While competition in the sport is occasionally depicted as brutal by the media, there had never been a death or crippling injury in a sanctioned event in North America until the death of Sam Vasquez on November 30, 2007.This was the third verified fatality in MMA

A study by Johns Hopkins University concluded, "the overall injury rate [excluding injury to the brain] in MMA competitions is now similar to other combat sports [involving striking], including boxing. Knockout rates are lower in MMA competitions than in boxing. This suggests a reduced risk of traumatic brain injury in MMA competitions when compared to other events involving striking."


Women Fighters
The sport of mixed martial arts has female athletes. However, there are few professional mixed martial arts organizations that invite women to compete. Although women are not as prominent as men in mixed martial arts, there has been a growing awareness of women in the sport due to popular female fighters and personalities such as Gina Carano.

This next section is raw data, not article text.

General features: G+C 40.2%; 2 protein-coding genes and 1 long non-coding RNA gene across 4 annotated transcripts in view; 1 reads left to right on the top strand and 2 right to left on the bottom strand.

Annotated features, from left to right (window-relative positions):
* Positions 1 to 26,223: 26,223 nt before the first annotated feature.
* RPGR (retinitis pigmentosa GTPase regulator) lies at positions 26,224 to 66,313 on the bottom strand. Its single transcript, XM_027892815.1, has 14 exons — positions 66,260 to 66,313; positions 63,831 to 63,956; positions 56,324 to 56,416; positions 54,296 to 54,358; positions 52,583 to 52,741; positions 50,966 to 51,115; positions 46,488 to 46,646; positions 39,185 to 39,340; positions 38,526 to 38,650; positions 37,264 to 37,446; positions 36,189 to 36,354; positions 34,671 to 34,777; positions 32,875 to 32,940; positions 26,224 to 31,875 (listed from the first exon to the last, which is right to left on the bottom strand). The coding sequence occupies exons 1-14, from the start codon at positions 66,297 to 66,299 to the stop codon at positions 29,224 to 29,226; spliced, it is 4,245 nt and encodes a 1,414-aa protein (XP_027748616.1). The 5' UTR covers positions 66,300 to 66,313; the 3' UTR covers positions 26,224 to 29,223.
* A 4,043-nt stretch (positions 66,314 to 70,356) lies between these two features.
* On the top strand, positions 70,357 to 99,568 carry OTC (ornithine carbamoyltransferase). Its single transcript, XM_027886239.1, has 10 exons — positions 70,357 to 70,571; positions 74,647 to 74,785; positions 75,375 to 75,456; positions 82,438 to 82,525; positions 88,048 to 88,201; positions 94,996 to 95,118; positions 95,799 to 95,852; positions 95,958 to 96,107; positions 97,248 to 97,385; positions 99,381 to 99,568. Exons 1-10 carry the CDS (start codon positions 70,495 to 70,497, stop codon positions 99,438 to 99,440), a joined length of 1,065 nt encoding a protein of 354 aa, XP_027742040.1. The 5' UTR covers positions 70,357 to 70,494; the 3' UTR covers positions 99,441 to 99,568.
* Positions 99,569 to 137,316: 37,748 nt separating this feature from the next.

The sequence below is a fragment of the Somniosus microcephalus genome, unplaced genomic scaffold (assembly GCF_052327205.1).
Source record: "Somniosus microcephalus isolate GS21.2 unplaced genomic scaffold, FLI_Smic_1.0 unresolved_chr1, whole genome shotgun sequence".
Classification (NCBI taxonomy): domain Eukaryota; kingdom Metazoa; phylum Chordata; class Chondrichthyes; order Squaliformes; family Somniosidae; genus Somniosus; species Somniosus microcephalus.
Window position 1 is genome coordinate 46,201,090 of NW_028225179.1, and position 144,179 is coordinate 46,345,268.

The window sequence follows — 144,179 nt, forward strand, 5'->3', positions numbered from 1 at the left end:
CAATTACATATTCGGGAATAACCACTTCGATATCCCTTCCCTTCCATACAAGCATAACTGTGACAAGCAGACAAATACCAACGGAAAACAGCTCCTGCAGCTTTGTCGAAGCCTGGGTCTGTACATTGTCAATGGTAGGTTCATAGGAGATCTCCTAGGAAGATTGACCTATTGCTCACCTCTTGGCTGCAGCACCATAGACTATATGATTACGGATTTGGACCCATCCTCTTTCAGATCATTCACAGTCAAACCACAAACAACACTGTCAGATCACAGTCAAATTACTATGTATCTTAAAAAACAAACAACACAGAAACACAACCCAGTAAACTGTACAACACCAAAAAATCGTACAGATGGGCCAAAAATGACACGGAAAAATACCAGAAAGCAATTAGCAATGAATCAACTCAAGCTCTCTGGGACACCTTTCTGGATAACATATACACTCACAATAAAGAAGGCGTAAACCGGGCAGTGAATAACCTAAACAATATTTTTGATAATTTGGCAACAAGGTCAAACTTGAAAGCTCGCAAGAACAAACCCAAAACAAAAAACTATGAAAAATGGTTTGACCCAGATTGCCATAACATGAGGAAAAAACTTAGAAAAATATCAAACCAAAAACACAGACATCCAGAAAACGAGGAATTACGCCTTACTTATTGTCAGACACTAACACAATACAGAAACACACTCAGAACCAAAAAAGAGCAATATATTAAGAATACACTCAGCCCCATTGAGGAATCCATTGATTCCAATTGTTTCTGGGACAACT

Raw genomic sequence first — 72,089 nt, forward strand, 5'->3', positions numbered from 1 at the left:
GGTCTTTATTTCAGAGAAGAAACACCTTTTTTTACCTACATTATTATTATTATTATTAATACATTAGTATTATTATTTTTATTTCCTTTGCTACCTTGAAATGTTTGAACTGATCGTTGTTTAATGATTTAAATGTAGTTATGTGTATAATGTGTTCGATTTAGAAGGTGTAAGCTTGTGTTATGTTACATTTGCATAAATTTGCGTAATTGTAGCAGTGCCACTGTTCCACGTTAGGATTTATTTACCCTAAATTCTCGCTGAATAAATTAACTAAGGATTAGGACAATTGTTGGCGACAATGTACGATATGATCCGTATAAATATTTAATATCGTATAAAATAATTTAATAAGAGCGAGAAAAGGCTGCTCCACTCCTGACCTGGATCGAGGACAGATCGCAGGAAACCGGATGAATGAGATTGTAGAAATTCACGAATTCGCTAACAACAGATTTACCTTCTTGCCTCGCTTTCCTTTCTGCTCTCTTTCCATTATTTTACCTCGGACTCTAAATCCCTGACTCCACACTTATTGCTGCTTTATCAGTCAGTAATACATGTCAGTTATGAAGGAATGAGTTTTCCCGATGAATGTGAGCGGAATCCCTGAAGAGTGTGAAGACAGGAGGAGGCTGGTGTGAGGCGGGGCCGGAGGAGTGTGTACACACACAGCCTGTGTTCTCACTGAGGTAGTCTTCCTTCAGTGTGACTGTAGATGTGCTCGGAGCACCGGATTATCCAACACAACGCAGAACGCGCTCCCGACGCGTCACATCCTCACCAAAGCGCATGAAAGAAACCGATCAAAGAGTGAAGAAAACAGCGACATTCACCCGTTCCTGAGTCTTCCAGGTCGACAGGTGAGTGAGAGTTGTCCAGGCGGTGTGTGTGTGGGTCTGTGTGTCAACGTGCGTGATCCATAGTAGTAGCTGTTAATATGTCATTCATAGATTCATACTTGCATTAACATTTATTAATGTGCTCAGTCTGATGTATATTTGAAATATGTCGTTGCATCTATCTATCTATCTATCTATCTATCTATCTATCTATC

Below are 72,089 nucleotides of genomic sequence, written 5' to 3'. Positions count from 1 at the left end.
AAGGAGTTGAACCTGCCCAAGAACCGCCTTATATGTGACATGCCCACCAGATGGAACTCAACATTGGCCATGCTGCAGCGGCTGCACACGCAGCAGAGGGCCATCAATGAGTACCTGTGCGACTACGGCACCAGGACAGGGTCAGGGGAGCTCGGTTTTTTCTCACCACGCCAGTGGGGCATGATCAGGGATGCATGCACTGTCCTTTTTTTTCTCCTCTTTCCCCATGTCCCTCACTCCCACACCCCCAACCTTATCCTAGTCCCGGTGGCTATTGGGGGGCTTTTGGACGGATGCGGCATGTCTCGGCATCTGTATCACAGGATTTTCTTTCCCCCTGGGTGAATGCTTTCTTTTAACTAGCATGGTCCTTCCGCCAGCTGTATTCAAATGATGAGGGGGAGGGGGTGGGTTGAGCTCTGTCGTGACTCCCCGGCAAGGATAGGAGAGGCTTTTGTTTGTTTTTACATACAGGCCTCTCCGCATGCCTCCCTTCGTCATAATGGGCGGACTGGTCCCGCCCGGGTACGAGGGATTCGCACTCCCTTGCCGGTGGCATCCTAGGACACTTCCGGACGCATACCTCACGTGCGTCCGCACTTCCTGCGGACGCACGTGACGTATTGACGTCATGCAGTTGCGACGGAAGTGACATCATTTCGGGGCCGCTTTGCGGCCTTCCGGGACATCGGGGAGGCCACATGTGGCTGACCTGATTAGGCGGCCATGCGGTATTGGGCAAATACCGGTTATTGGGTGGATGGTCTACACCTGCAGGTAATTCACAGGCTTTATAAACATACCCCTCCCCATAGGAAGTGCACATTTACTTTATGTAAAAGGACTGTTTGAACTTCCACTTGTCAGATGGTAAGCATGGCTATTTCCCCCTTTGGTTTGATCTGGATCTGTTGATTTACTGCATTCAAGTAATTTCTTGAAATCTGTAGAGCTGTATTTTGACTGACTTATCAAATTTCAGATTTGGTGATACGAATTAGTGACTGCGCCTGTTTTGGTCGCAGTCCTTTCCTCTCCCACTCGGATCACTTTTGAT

Randy Duane Couture (born June 22, 1963) is an American mixed martial artist, Greco-Roman wrestler, actor, former collegiate wrestler, and the former heavyweight champion of the Ultimate Fighting Championship. Couture is one of only two UFC fighters to have held a championship title in two different divisions (heavyweight and light heavyweight) while in the Ultimate Fighting Championship (the other fighter being BJ Penn), as well as the only five-time champion in UFC history.

Couture has competed in 15 title fights, a record. Couture is a member of the UFC Hall of Fame, and many consider him to be the most popular fighter in MMA history.

The Expendables as Toll Road
Big Stan as Carnahan.
Redbelt as Dylan Flynn.
Invincible as 'Toruci' Player #1
The Scorpion King 2: Rise of a Warrior as Sargon.(Couture's voice was deemed unacceptable by the producers due to lack of "vocal gravitas" and was digitally modified for the entire movie)
Cradle 2 the Grave as Fighter #8.
Today You Die as Vincent's Bodyguard.
Command & Conquer: Red Alert 3 video game as Commander Warren Fuller.
The King of Queens episode "Fight Schlub" as Priority Plus Driver
Two episodes of The Unit as Sgt. Strickland